Wireless carriers track the markets for which they have FCC spectrum licenses and are allowed to provide service, as well as markets that they want to break into. Their marketing departments identify areas where coverage is weak, and areas where capacity is sub-standard and cannot properly handle consumer demand for data and/ or voice traffic. When they find a gap in either coverage or capacity, they do what they can to fix it. This is called their network infrastructure deployment strategy. They choose cell towers and cell sites based on the frequency they own and the type of population they wish to serve. For instance, in rural areas, cell towers with lower frequencies are used because their signals have a wider reach; whereas, in densely populated areas higher frequencies are used, and in some cases smaller cell sites are preferred due to zoning regulations and/or tremendous demand for data. Most carriers show some level of coverage maps on their websites, which provide examples of the areas they serve, but information on areas that are sub-standard is less easy to find. That’s where Steel in the Air comes in. We track this data too.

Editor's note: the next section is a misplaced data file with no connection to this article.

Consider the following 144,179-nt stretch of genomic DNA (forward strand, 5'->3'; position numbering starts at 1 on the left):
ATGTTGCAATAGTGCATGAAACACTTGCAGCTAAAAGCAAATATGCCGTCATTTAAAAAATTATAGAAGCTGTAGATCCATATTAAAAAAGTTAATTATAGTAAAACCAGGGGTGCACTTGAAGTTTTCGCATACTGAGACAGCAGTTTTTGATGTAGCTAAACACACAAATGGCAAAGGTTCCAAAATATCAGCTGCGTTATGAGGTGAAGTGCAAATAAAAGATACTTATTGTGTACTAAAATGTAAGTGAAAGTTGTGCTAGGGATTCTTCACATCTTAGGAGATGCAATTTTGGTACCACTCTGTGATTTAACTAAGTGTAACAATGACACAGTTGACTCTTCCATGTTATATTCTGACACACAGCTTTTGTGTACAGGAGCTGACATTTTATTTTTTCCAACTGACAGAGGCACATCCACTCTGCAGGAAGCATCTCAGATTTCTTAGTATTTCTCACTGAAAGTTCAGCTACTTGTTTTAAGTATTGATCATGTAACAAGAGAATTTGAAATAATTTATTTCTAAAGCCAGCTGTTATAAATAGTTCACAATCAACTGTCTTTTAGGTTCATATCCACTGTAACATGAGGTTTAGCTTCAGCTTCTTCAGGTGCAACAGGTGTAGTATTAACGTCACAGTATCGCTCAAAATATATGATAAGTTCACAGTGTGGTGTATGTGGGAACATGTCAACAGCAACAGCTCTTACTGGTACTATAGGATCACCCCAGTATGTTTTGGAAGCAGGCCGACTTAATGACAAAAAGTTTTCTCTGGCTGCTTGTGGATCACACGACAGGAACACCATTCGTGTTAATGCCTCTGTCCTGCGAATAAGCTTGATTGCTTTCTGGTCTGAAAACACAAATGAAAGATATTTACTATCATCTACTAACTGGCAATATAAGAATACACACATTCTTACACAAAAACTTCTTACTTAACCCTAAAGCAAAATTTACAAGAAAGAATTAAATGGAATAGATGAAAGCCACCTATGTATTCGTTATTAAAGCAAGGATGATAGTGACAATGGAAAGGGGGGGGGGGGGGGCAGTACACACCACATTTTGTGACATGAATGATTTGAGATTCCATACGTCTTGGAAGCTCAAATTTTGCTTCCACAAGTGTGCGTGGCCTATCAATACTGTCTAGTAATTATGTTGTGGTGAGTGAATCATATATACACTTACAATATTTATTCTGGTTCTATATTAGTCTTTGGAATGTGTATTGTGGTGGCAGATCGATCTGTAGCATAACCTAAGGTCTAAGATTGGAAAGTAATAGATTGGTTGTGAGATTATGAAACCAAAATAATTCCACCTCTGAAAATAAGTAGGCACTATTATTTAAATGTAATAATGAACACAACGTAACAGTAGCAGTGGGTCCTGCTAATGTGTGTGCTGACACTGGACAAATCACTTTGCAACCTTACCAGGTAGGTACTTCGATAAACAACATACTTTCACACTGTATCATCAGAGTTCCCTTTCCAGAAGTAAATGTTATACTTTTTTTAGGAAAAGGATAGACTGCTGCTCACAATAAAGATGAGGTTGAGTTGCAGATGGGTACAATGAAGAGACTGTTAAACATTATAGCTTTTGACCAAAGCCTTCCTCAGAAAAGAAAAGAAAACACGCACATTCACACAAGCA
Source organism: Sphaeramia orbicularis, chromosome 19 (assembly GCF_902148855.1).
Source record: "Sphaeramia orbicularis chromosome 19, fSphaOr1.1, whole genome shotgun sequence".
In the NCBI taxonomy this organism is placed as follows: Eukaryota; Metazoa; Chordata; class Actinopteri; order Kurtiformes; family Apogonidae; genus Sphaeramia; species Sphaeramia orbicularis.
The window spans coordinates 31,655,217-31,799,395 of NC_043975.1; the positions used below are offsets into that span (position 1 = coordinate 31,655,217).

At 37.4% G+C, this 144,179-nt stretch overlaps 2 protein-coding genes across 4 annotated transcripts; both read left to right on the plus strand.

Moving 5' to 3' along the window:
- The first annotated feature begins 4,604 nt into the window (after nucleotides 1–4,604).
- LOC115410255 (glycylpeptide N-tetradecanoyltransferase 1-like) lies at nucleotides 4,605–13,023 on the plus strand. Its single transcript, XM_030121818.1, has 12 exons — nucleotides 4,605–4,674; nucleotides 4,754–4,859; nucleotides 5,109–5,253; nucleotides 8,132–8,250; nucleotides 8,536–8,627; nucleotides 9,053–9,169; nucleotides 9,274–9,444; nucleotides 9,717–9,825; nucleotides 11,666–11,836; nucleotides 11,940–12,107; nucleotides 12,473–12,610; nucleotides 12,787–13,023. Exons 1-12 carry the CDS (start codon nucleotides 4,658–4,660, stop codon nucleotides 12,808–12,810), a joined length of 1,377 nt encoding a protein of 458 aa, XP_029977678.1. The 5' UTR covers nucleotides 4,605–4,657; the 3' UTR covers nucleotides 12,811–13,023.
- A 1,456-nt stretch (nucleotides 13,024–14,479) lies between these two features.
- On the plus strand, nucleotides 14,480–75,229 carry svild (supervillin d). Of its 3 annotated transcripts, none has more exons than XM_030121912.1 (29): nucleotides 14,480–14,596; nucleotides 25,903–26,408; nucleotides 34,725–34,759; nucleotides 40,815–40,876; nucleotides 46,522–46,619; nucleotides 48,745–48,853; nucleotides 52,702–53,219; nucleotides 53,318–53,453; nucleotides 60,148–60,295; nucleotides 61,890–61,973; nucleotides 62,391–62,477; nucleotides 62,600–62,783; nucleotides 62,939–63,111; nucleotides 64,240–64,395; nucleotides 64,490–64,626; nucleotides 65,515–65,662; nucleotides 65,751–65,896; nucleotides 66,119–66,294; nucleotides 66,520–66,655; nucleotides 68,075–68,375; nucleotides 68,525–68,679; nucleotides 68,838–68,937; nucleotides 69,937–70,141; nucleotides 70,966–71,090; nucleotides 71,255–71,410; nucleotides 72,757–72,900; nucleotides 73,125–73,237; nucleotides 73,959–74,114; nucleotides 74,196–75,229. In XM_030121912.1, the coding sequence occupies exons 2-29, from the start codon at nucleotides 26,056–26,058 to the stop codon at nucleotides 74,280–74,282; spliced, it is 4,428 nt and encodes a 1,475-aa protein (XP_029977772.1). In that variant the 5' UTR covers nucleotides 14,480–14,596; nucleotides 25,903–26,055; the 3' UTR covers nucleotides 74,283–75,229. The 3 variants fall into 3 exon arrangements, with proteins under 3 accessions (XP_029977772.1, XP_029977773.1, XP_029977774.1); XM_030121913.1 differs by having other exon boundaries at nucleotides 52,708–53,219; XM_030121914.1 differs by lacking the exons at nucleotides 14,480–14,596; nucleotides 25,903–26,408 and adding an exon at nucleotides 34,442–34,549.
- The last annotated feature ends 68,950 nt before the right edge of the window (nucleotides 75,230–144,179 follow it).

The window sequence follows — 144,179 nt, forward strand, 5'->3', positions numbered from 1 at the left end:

Wireless carriers do have the advantage of reviewing trouble tickets from subscribers, as well as logs that track dropped calls. However, in some cases, they simply can’t add enough cell sites fast enough, or the cost is too high, or the barriers are too difficult to getting a new cell tower approved in a given area.
Once a carrier decides that they have a need for a new site in an area, their radio-frequency department reviews the area to determine the best strategy for infrastructure deployment. This includes an analysis of existing towers and cell tower sites. They utilize radio frequency propagation software to model how potential new sites will fit into and complement the existing network. The radio frequency engineer may physically drive through the area with sophisticated testing equipment (a drive test just like in the Verizon commercials where the technician is driving around making calls). They examine whether natural or man-made factors like topography, existing buildings, or foliage might interfere with the operation of a new cell site.